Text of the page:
A number of users are reporting that the latest update to the official banking app from the Royal Bank of Scotland prevents the app from functioning on any devices that are rooted or are using a custom ROM. Nobody has given the APK a teardown to see what kind of protection is being used to detect root, but scattered reports from Reddit users who installed the update are confirming that trying to bypass it with Magisk does not work, which likely means that the app is using Google's recently updated SafetyNet protection. There have thus far been no reports of unrooted devices on stock ROMs failing the test because of an unlocked bootloader or having certain potentially insecure settings like Unknown Sources or USB Debugging enabled, but if SafetyNet is indeed what's being used here, then it will block users under those circumstances as well. The measure also blocks those who use MultiROM capabilities to simultaneously run their device's stock firmware and a custom ROM.
While this means that root users can no longer access the mobile app, using the desktop site is still possible by declaring a desktop user agent in a browser app, and is arguably safer than using the app on a rooted device. The way it's done differs from browser to browser, but it can be done in Chrome simply by opening a new tab, tapping the menu button in the top-right corner of the screen, selecting the "Request desktop site," then navigating to where you need to go. While there are ways for sites to see through this that would require other browsers, this method will work for most sites. Upon testing, this method with the current stable Chrome app did work for the Royal Bank of Scotland's website.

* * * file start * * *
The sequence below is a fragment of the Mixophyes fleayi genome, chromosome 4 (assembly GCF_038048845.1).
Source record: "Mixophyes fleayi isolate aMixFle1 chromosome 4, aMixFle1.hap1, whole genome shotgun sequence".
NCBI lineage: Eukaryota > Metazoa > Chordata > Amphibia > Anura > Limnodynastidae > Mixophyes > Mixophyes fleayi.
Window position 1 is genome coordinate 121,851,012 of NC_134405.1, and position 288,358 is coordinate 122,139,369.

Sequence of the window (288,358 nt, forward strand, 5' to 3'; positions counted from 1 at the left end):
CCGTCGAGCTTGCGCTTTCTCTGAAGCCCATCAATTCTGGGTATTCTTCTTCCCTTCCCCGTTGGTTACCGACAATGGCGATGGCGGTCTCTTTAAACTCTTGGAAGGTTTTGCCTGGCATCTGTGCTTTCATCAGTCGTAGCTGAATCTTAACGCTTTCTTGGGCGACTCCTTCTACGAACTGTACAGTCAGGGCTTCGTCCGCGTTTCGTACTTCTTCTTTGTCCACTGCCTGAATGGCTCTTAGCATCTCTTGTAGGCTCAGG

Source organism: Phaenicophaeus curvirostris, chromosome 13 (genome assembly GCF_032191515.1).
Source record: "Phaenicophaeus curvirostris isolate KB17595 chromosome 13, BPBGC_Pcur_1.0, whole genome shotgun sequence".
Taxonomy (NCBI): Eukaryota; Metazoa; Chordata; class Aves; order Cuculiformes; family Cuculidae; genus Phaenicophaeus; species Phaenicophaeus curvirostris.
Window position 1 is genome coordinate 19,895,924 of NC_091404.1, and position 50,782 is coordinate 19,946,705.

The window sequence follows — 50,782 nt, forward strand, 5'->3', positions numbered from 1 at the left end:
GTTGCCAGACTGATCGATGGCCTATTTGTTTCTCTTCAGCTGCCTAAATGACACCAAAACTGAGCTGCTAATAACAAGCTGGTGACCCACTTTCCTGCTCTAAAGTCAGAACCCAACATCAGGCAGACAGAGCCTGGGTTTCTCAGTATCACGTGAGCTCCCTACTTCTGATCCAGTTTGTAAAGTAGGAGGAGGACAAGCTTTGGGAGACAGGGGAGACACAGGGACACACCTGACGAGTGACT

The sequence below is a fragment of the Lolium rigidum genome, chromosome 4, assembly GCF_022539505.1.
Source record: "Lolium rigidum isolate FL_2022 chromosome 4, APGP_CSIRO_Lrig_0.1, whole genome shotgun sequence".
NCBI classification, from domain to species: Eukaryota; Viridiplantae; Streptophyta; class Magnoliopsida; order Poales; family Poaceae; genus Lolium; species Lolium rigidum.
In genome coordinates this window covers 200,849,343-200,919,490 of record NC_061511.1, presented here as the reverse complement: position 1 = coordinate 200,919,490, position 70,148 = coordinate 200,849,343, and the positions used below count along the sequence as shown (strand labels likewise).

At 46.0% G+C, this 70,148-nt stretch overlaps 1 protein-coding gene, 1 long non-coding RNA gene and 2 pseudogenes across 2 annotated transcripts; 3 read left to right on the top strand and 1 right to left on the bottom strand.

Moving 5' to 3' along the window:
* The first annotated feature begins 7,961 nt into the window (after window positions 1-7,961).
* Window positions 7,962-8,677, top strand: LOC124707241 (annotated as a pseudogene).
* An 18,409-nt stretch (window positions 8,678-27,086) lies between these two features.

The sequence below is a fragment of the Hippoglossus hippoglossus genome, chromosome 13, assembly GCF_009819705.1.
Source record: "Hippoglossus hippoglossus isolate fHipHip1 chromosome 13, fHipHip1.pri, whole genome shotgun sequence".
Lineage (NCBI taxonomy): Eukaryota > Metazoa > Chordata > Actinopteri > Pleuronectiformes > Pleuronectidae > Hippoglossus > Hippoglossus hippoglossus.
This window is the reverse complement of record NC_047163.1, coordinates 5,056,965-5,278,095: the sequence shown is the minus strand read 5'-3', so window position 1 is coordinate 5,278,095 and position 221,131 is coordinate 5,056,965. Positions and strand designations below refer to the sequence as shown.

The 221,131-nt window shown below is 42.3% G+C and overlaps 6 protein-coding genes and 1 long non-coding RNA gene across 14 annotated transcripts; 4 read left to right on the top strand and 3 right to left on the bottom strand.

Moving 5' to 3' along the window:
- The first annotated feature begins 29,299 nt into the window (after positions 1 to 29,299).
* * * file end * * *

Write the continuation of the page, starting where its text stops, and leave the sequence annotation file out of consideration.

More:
While those who simply want to theme their stock device, escape their device manufacturer's heavy skin, or keep an older device up to date may be irked by the ongoing security war against rooted devices, there's a logical reason for it. A rooted device can easily decompile and edit an app on the fly, allowing for easily compromised security in some cases. A device that a user didn't root may have been rooted by malware, and a device that a user did root themselves is more vulnerable to malware and hacking because of it, even with added precautions. With a banking app, it's quite easy to imagine potential consequences of such a security flaw. The developer of Magisk is reportedly working to get the Magisk Hide function to be able to pass SafetyNet checks again but due to the reasons mentioned above, it may be wise to simply use the web interface for banking rather than the app.